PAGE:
The more AI agents are deployed in scenarios with possibly unexpected situations, the more they need to be flexible, adaptive, and creative in achieving the goal we have given them. Thus, a certain level of freedom to choose the best path to the goal is inherent in making AI robust and flexible enough. At the same time, however, the pervasive deployment of AI in our life, whether AI is autonomous or collaborating with humans, raises several ethical challenges. AI agents should be aware and follow appropriate ethical principles and should thus exhibit properties such as fairness or other virtues. These ethical principles should define the boundaries of AI’s freedom and creativity. However, it is still a challenge to understand how to specify and reason with ethical boundaries in AI agents and how to combine them appropriately with subjective preferences and goal specifications. Some initial attempts employ either a data-driven example-based approach for both, or a symbolic rule-based approach for both. We envision a modular approach where any AI technique can be used for any of these essential ingredients in decision making or decision support systems, paired with a contextual approach to define their combination and relative weight. In a world where neither humans nor AI systems work in isolation, but are tightly interconnected, e.g., the Internet of Things, we also envision a compositional approach to building ethically bounded AI, where the ethical properties of each component can be fruitfully exploited to derive those of the overall system. In this paper we define and motivate the notion of ethically-bounded AI, we describe two concrete examples, and we outline some outstanding challenges.
When building and using autonomous and intelligent systems, it’s important to know they’re behaving reliably, because if things go wrong, they can do so at scale, fast.
From Socrates to Cognitive Science
The field of data science is best-suited for those who love mathematics and working with numbers. While some projects are tedious and monotonous, particularly on the entry level, there are plenty of exciting and rewarding jobs in the sector for qualified, experienced professionals. The dawn of big data and next-gen data analytics makes the field even more innovative and exciting by giving individuals access to more data than ever before. Since we are currently living in the Information Age, it only makes sense to use this data in fun, creative and rewarding ways.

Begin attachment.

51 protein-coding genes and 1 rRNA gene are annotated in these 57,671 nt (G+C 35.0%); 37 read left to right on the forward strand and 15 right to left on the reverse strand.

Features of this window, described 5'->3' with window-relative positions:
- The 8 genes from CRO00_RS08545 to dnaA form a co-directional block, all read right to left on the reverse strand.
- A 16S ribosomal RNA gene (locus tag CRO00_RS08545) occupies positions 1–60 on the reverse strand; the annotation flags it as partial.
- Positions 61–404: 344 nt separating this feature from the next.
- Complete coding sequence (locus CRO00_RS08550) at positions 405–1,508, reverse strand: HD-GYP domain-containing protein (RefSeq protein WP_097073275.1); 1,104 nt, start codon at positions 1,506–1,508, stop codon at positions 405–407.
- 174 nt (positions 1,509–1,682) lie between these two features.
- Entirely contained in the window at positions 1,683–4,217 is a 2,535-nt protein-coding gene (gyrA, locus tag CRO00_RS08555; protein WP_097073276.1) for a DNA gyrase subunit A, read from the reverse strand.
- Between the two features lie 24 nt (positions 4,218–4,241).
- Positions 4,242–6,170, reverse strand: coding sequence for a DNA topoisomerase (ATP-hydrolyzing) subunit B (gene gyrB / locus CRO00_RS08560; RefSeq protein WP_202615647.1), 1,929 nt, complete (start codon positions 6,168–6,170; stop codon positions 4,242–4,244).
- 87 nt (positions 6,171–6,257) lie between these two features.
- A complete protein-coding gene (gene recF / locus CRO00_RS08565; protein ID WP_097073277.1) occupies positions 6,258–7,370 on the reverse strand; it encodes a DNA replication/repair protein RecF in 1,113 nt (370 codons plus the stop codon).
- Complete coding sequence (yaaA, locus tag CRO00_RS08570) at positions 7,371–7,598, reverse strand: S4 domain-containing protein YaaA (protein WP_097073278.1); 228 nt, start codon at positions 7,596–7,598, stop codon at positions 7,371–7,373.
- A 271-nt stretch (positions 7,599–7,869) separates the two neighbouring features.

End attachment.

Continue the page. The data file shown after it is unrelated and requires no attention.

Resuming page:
The quiet revolution of artificial intelligence looks nothing like the way movies predicted; AI seeps into our lives not by overtaking our lives as sentient robots, but instead, steadily creeping into areas of decision-making that were previously exclusive to humans. Because it is so hard to spot, you might not have even noticed how much of your life is influenced by algorithms. Picture this?-?this morning, you woke up, reached for your phone, and checked Facebook or Instagram, in which you consumed media from a content feed created by an algorithm. Then you checked your email; only the messages that matter, of course. Everything negligible was automatically dumped into your spam or promotions folder. You may have listened to a new playlist on Spotify that was suggested to you based on the music that you’d previously shown interest in. You then proceeded with your morning routine before getting in your car and using Google Maps to see how long your commute would take today. In the span of half an hour, the content you consumed, the music you listened to, and your ride to work relied on brain power other than your own?-?it relied on predictive modelling from algorithms. Machine learning is here. Artificial intelligence is here. We are right in the midst of the information revolution and while it’s an incredible time and place to be in, one must be wary of the implications that come along with it. Having a machine tell you how long your commute will be, what music you should listen to, and what content you would likely engage with are all relatively harmless examples. But while you’re scrolling through your Facebook newsfeed, an algorithm somewhere is determining someone’s medical diagnoses, their parole eligibility, or their career prospects. At face value, machine learning algorithms look like a promising solution for mitigating the wicked problem that is human bias, and all the ways it can negatively impact the lives of millions of people. The idea is that the algorithms in AI are capable of being more fair and efficient than humans ever could be. Companies, governments, organizations, and individuals worldwide are handing off decision-making for many reasons?-?it’s more reliable, it becomes easier, it is less costly, and it’s time-efficient. However, there are still some concerns to be aware of.
We’re rapidly approaching the point where AI will be so pervasive that it’s inevitable that someone will be injured or killed. If you thought this was covered by simple product defect warranties it’s not at all that clear. Here’s what we need to start thinking about.